In 2006, Emerick released his memoir, Here, There, and Everywhere: My Life Recording the Music of The Beatles, co-authored by veteran music journalist Howard Massey. The book caused controversy for its factual errors,[12] and for its allegedly unfavourable portrayal of Harrison,[13] bias towards McCartney,[14] and belittling and dismissal of Lennon and Starr's contributions.[citation needed] Beatles historian Erin Torkelson Weber says that, apart from Lennon's account in Lennon Remembers, the book also presents arguably the most negative depiction of Martin as a record producer.[15] The publication led to an internet flame war, as former Beatles engineer Ken Scott challenged the accuracy of Emerick's recollections and stated that, before writing the book, Emerick had contacted him and other EMI technical staff saying he had limited memory of the events.[16] Scott's 2012 autobiography, From Abbey Road to Ziggy Stardust, sought to correct Emerick's statements in Here, There, and Everywhere, especially with regard to Harrison's musicianship and character.[13] According to Beatles biographer Robert Rodriguez, Emerick's recurring theme that Harrison lacked prowess as a guitar player until the late 1960s is more reflective of Emerick's personality, and is countered by several other sources, and some of his descriptions of the Beatles' recordings are negated by the availability of bootleg compilations of the band's multitrack masters.[17]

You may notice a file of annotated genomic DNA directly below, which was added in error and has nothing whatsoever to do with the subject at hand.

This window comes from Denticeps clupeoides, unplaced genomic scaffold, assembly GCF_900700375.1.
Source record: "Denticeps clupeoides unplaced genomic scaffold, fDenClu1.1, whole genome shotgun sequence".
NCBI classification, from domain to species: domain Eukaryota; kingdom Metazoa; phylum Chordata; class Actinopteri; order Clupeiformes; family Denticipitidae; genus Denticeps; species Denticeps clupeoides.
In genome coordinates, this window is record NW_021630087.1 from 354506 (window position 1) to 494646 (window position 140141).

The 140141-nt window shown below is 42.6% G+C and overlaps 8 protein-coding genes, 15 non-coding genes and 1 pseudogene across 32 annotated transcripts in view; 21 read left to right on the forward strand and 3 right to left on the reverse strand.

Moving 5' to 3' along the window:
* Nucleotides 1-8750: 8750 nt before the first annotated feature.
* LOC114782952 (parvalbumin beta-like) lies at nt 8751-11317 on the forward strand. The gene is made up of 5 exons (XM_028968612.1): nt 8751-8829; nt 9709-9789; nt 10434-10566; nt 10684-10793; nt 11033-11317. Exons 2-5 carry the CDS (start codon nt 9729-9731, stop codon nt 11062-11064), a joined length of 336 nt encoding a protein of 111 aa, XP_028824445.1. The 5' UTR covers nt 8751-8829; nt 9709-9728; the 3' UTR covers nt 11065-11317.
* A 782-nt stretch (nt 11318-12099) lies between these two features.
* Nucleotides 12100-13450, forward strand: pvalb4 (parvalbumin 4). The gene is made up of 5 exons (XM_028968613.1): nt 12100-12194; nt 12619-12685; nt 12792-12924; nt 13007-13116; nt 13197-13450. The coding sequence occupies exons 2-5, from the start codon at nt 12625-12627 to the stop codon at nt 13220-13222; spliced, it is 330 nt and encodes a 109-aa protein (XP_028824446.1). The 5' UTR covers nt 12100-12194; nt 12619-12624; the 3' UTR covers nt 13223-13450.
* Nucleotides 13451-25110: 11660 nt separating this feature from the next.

On 3 April 2007, it was announced that Emerick would be in charge of a re-recording of Sgt. Pepper's Lonely Hearts Club Band by contemporary artists, including Oasis, the Killers, Travis and Razorlight. Emerick used the original equipment to record the new versions of the songs, and the results were broadcast on BBC Radio 2 on 2 June 2007, marking the album's 40th anniversary.

Emerick now resides in Los Angeles.[18]


  1. ^ Droney, Maureen (1 October 2002). "Geoff Emerick". Mix Magazine. Archived from the original on 18 January 2013. Retrieved 4 March 2013.